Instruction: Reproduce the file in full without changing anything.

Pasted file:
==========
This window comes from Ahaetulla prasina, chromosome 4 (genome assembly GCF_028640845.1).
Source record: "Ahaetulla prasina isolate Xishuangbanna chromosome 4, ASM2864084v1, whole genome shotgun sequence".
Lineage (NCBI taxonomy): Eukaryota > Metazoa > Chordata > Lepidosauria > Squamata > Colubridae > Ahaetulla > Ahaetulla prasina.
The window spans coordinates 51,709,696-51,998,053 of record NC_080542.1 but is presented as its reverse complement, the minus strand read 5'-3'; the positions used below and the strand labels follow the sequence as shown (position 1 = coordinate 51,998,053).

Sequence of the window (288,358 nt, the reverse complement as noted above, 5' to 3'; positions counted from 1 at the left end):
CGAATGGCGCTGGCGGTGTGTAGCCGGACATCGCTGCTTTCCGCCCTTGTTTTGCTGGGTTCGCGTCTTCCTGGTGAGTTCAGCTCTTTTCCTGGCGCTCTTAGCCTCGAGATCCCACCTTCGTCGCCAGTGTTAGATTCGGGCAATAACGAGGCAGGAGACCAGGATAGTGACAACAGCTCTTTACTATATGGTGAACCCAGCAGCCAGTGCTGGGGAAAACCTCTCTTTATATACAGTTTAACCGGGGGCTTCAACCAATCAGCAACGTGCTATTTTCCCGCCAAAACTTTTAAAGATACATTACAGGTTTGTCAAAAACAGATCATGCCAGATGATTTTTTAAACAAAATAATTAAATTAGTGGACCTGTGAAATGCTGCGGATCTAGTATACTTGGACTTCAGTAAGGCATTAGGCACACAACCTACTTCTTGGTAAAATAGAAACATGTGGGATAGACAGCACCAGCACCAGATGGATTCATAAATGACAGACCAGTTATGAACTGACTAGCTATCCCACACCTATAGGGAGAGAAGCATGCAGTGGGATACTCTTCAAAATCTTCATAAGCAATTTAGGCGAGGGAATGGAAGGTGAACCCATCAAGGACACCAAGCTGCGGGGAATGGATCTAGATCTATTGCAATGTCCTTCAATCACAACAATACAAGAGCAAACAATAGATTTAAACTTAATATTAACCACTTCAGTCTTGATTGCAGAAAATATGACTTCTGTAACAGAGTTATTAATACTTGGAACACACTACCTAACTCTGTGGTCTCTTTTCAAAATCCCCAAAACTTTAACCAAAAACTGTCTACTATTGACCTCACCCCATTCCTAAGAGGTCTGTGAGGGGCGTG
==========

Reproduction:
This window comes from Ahaetulla prasina, chromosome 4 (genome assembly GCF_028640845.1).
Source record: "Ahaetulla prasina isolate Xishuangbanna chromosome 4, ASM2864084v1, whole genome shotgun sequence".
Lineage (NCBI taxonomy): Eukaryota > Metazoa > Chordata > Lepidosauria > Squamata > Colubridae > Ahaetulla > Ahaetulla prasina.
The window spans coordinates 51,709,696-51,998,053 of record NC_080542.1 but is presented as its reverse complement, the minus strand read 5'-3'; the positions used below and the strand labels follow the sequence as shown (position 1 = coordinate 51,998,053).

Sequence of the window (288,358 nt, the reverse complement as noted above, 5' to 3'; positions counted from 1 at the left end):
CGAATGGCGCTGGCGGTGTGTAGCCGGACATCGCTGCTTTCCGCCCTTGTTTTGCTGGGTTCGCGTCTTCCTGGTGAGTTCAGCTCTTTTCCTGGCGCTCTTAGCCTCGAGATCCCACCTTCGTCGCCAGTGTTAGATTCGGGCAATAACGAGGCAGGAGACCAGGATAGTGACAACAGCTCTTTACTATATGGTGAACCCAGCAGCCAGTGCTGGGGAAAACCTCTCTTTATATACAGTTTAACCGGGGGCTTCAACCAATCAGCAACGTGCTATTTTCCCGCCAAAACTTTTAAAGATACATTACAGGTTTGTCAAAAACAGATCATGCCAGATGATTTTTTAAACAAAATAATTAAATTAGTGGACCTGTGAAATGCTGCGGATCTAGTATACTTGGACTTCAGTAAGGCATTAGGCACACAACCTACTTCTTGGTAAAATAGAAACATGTGGGATAGACAGCACCAGCACCAGATGGATTCATAAATGACAGACCAGTTATGAACTGACTAGCTATCCCACACCTATAGGGAGAGAAGCATGCAGTGGGATACTCTTCAAAATCTTCATAAGCAATTTAGGCGAGGGAATGGAAGGTGAACCCATCAAGGACACCAAGCTGCGGGGAATGGATCTAGATCTATTGCAATGTCCTTCAATCACAACAATACAAGAGCAAACAATAGATTTAAACTTAATATTAACCACTTCAGTCTTGATTGCAGAAAATATGACTTCTGTAACAGAGTTATTAATACTTGGAACACACTACCTAACTCTGTGGTCTCTTTTCAAAATCCCCAAAACTTTAACCAAAAACTGTCTACTATTGACCTCACCCCATTCCTAAGAGGTCTGTGAGGGGCGTG